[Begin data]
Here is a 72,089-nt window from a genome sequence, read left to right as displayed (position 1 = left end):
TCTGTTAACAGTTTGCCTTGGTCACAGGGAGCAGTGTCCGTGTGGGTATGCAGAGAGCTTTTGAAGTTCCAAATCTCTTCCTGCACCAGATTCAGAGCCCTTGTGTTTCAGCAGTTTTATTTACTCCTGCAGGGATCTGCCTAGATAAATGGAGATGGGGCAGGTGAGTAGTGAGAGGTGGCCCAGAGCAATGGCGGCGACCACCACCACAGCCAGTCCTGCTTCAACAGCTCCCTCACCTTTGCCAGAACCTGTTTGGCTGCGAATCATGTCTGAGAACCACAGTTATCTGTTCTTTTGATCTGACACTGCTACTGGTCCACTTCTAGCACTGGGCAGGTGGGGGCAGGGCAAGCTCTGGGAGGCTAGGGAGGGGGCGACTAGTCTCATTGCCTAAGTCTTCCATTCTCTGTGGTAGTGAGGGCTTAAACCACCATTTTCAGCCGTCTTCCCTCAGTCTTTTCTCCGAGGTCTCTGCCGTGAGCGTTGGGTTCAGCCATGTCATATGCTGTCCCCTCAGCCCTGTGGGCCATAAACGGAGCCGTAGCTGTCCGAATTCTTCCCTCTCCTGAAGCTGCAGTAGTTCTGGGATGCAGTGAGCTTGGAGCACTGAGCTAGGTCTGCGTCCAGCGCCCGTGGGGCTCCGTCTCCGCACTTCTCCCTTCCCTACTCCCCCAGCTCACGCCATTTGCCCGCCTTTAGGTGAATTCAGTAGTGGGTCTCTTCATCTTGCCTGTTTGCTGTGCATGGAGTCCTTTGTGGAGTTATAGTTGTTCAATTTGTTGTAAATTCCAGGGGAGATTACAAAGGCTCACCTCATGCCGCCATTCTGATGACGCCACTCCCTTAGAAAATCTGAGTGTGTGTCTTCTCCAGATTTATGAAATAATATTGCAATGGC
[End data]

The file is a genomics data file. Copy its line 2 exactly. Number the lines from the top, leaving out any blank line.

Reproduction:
TCTGTTAACAGTTTGCCTTGGTCACAGGGAGCAGTGTCCGTGTGGGTATGCAGAGAGCTTTTGAAGTTCCAAATCTCTTCCTGCACCAGATTCAGAGCCCTTGTGTTTCAGCAGTTTTATTTACTCCTGCAGGGATCTGCCTAGATAAATGGAGATGGGGCAGGTGAGTAGTGAGAGGTGGCCCAGAGCAATGGCGGCGACCACCACCACAGCCAGTCCTGCTTCAACAGCTCCCTCACCTTTGCCAGAACCTGTTTGGCTGCGAATCATGTCTGAGAACCACAGTTATCTGTTCTTTTGATCTGACACTGCTACTGGTCCACTTCTAGCACTGGGCAGGTGGGGGCAGGGCAAGCTCTGGGAGGCTAGGGAGGGGGCGACTAGTCTCATTGCCTAAGTCTTCCATTCTCTGTGGTAGTGAGGGCTTAAACCACCATTTTCAGCCGTCTTCCCTCAGTCTTTTCTCCGAGGTCTCTGCCGTGAGCGTTGGGTTCAGCCATGTCATATGCTGTCCCCTCAGCCCTGTGGGCCATAAACGGAGCCGTAGCTGTCCGAATTCTTCCCTCTCCTGAAGCTGCAGTAGTTCTGGGATGCAGTGAGCTTGGAGCACTGAGCTAGGTCTGCGTCCAGCGCCCGTGGGGCTCCGTCTCCGCACTTCTCCCTTCCCTACTCCCCCAGCTCACGCCATTTGCCCGCCTTTAGGTGAATTCAGTAGTGGGTCTCTTCATCTTGCCTGTTTGCTGTGCATGGAGTCCTTTGTGGAGTTATAGTTGTTCAATTTGTTGTAAATTCCAGGGGAGATTACAAAGGCTCACCTCATGCCGCCATTCTGATGACGCCACTCCCTTAGAAAATCTGAGTGTGTGTCTTCTCCAGATTTATGAAATAATATTGCAATGGC